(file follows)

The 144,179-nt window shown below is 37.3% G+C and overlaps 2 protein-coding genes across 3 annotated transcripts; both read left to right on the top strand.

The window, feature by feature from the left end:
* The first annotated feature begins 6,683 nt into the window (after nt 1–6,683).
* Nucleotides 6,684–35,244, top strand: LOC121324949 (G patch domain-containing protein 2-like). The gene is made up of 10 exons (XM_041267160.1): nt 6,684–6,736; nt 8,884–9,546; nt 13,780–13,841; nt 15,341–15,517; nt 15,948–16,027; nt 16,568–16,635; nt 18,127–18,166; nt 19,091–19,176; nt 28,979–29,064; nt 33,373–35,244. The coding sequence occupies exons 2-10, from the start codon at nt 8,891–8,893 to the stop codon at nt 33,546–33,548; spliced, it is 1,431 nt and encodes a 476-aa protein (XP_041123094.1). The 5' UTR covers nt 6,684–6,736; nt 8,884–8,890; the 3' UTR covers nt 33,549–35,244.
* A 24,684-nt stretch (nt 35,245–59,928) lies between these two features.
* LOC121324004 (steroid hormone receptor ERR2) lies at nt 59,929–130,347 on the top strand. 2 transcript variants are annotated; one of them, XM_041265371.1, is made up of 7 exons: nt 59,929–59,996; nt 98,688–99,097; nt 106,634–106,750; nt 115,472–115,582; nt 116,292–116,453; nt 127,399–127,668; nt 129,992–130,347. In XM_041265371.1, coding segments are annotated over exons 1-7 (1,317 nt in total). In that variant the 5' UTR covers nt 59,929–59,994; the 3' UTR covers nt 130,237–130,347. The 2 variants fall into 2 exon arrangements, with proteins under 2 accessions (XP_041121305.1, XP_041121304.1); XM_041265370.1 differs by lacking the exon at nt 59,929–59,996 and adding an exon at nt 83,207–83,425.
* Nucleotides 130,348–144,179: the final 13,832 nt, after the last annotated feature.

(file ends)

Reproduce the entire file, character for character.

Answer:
The 144,179-nt window shown below is 37.3% G+C and overlaps 2 protein-coding genes across 3 annotated transcripts; both read left to right on the top strand.

The window, feature by feature from the left end:
* The first annotated feature begins 6,683 nt into the window (after nt 1–6,683).
* Nucleotides 6,684–35,244, top strand: LOC121324949 (G patch domain-containing protein 2-like). The gene is made up of 10 exons (XM_041267160.1): nt 6,684–6,736; nt 8,884–9,546; nt 13,780–13,841; nt 15,341–15,517; nt 15,948–16,027; nt 16,568–16,635; nt 18,127–18,166; nt 19,091–19,176; nt 28,979–29,064; nt 33,373–35,244. The coding sequence occupies exons 2-10, from the start codon at nt 8,891–8,893 to the stop codon at nt 33,546–33,548; spliced, it is 1,431 nt and encodes a 476-aa protein (XP_041123094.1). The 5' UTR covers nt 6,684–6,736; nt 8,884–8,890; the 3' UTR covers nt 33,549–35,244.
* A 24,684-nt stretch (nt 35,245–59,928) lies between these two features.
* LOC121324004 (steroid hormone receptor ERR2) lies at nt 59,929–130,347 on the top strand. 2 transcript variants are annotated; one of them, XM_041265371.1, is made up of 7 exons: nt 59,929–59,996; nt 98,688–99,097; nt 106,634–106,750; nt 115,472–115,582; nt 116,292–116,453; nt 127,399–127,668; nt 129,992–130,347. In XM_041265371.1, coding segments are annotated over exons 1-7 (1,317 nt in total). In that variant the 5' UTR covers nt 59,929–59,994; the 3' UTR covers nt 130,237–130,347. The 2 variants fall into 2 exon arrangements, with proteins under 2 accessions (XP_041121305.1, XP_041121304.1); XM_041265370.1 differs by lacking the exon at nt 59,929–59,996 and adding an exon at nt 83,207–83,425.
* Nucleotides 130,348–144,179: the final 13,832 nt, after the last annotated feature.